On the evening of Hallows Day on 31 October the boundaries with the Otherworld fade and the dead can cross to the world of the living. Experience the lost cities of the dead at Flagstaff Gardens and Queen Victoria Market. Or travel though the haunted back world of St Kilda at night.
Tours are normally 2.5 hours by arrangement at any time of your convenience with a minimum of 3 people. At any time – day time, weekends or evenings.
Cost: $55 each up to 5 persons; $39 each if you organise a group 6-10 persons; $25 each for more than 10 persons.
School groups: $300 (half day/one class) – $450 (all day/2 classes). Ask us for a quote. If cost is a problem, talk to us!
Bookings and inquiries:
Phone: (03) 9090-7964 Mobile: 0408 894 724 Email: email@example.com
Cemetery at Victoria Market under the stalls and car park bounded by Fanklin, William and Queen Streets.
Halloween or Hallowe’en (a contraction of “All Hallows‘ Evening“), also known as All Hallows’ Eve, is a yearly celebration observed in a number of countries on October 31, the eve of the Western Christian feast of All Hallows (or All Saints). According to many scholars, it was originally influenced by western European harvest festivals and festivals of the dead with possible pagan roots, particularly the Celtic Samhain. Others maintain that it originated independently of Samhain and has Christian roots.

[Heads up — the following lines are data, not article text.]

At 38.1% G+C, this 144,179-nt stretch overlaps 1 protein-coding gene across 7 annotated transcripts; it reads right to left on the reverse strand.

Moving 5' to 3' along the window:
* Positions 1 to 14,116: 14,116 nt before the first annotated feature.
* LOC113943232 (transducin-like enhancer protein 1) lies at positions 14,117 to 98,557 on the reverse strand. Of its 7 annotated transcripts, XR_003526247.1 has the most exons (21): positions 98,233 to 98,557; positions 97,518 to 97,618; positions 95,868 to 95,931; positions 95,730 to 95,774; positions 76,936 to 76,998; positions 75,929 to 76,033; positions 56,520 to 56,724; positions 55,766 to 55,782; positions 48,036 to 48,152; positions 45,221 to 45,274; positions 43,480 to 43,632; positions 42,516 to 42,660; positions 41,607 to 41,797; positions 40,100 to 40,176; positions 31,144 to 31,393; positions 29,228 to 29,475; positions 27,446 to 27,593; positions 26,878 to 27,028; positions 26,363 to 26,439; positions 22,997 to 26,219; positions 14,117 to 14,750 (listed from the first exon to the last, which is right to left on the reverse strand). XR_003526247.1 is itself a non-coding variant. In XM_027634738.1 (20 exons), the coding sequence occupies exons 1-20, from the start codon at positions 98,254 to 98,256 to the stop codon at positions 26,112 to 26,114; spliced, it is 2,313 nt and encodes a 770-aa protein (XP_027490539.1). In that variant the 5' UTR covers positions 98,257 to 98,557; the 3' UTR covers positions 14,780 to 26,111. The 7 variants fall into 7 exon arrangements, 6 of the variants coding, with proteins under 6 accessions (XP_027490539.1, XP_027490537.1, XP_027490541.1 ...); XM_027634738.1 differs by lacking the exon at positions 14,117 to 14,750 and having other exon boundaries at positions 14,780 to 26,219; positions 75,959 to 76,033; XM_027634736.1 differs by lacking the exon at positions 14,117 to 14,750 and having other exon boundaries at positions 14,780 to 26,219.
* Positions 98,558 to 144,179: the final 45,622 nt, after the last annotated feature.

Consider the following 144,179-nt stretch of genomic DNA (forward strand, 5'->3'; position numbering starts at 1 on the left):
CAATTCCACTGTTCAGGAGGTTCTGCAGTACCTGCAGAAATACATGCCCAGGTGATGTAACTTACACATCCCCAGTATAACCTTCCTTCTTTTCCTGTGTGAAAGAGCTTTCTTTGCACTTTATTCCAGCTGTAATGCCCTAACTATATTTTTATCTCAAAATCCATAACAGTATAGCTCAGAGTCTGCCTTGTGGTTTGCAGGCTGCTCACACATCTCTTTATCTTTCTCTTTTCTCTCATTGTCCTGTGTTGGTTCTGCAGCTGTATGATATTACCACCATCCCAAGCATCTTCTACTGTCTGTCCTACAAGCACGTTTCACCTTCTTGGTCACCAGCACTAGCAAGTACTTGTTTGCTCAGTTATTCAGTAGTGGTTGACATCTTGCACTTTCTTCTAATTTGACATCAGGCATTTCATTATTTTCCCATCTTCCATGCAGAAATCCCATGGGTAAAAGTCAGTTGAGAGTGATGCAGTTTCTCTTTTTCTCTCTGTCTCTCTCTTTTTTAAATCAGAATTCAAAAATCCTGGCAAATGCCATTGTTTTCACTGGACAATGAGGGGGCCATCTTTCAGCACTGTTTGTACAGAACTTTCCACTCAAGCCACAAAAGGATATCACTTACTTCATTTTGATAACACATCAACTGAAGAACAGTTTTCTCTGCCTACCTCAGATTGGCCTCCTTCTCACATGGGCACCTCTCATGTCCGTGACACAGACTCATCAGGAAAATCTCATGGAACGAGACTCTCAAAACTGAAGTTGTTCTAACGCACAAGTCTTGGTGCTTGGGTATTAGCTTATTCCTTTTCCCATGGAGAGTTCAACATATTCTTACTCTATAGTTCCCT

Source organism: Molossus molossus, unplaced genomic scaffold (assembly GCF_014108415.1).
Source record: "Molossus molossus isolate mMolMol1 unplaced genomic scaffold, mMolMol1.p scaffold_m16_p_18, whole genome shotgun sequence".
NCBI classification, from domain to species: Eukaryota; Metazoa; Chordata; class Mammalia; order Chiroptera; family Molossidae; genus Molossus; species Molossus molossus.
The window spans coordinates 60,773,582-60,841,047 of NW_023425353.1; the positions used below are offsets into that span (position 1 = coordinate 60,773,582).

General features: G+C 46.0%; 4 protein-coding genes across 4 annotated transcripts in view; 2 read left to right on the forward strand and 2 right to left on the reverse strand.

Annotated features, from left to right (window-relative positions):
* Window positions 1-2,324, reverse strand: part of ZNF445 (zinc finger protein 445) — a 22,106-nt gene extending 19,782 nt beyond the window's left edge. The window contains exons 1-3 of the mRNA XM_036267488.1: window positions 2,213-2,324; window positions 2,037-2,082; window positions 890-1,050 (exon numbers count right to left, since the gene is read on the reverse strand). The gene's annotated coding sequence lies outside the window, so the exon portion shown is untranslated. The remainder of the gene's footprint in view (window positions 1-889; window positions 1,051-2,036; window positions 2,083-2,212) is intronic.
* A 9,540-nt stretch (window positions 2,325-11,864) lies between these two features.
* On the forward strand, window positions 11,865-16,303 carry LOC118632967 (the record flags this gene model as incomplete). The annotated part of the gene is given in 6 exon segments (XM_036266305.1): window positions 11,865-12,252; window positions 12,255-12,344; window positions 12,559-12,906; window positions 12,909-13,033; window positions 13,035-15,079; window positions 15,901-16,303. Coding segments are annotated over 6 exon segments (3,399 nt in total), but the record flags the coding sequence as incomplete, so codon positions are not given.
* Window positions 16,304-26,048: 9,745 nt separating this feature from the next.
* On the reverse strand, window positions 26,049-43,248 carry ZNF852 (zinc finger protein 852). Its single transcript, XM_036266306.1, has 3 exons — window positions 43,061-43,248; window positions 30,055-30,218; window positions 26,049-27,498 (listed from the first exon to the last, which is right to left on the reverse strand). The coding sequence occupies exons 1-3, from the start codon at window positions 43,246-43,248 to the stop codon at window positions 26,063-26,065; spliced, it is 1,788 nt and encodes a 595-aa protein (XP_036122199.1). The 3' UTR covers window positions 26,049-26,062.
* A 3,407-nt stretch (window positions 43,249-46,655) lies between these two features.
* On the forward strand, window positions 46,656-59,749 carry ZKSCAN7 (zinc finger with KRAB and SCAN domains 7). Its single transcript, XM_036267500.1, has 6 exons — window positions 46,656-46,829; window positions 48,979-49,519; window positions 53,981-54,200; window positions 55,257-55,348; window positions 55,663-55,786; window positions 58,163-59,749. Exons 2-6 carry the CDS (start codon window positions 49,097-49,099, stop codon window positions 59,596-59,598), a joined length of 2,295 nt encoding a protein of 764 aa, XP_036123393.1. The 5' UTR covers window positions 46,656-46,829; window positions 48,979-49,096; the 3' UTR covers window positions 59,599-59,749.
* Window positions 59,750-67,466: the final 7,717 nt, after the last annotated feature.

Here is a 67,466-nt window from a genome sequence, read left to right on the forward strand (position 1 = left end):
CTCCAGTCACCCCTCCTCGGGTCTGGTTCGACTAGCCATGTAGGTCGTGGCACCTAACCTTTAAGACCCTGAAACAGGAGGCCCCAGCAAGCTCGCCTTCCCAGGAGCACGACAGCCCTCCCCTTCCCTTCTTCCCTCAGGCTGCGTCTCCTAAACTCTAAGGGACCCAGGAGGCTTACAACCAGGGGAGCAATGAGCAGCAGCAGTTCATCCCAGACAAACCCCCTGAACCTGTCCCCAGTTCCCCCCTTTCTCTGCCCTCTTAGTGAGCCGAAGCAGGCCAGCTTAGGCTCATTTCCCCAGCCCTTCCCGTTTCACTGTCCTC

Samhain was seen as a time when the ‘door’ to the Otherworld opened enough for the souls of the dead, and other beings such as fairies to come into our world. The souls of the dead were said to revisit their homes on Samhain. Feasts were had, at which the souls of dead kin were beckoned to attend and a place set at the table for them. Lewis Spence described it as a “feast of the dead” and “festival of the fairies”. However, harmful spirits and fairies were also thought to be active at Samhain. People took steps to allay or ward-off these harmful spirits/fairies, which is thought to have influenced today’s Halloween customs.
Wearing costumes may have originated as a means of disguising oneself from these harmful spirits/fairies, although some suggest that the custom comes from a Christian or Christianized belief (see below). In Ireland, people went about before nightfall collecting for Samhain feasts and sometimes wore costumes while doing so. In Moray during the 18th century, boys called at each house in their village asking for fuel for the Samhain bonfire. The modern custom of trick-or-treating may have come from these practices.
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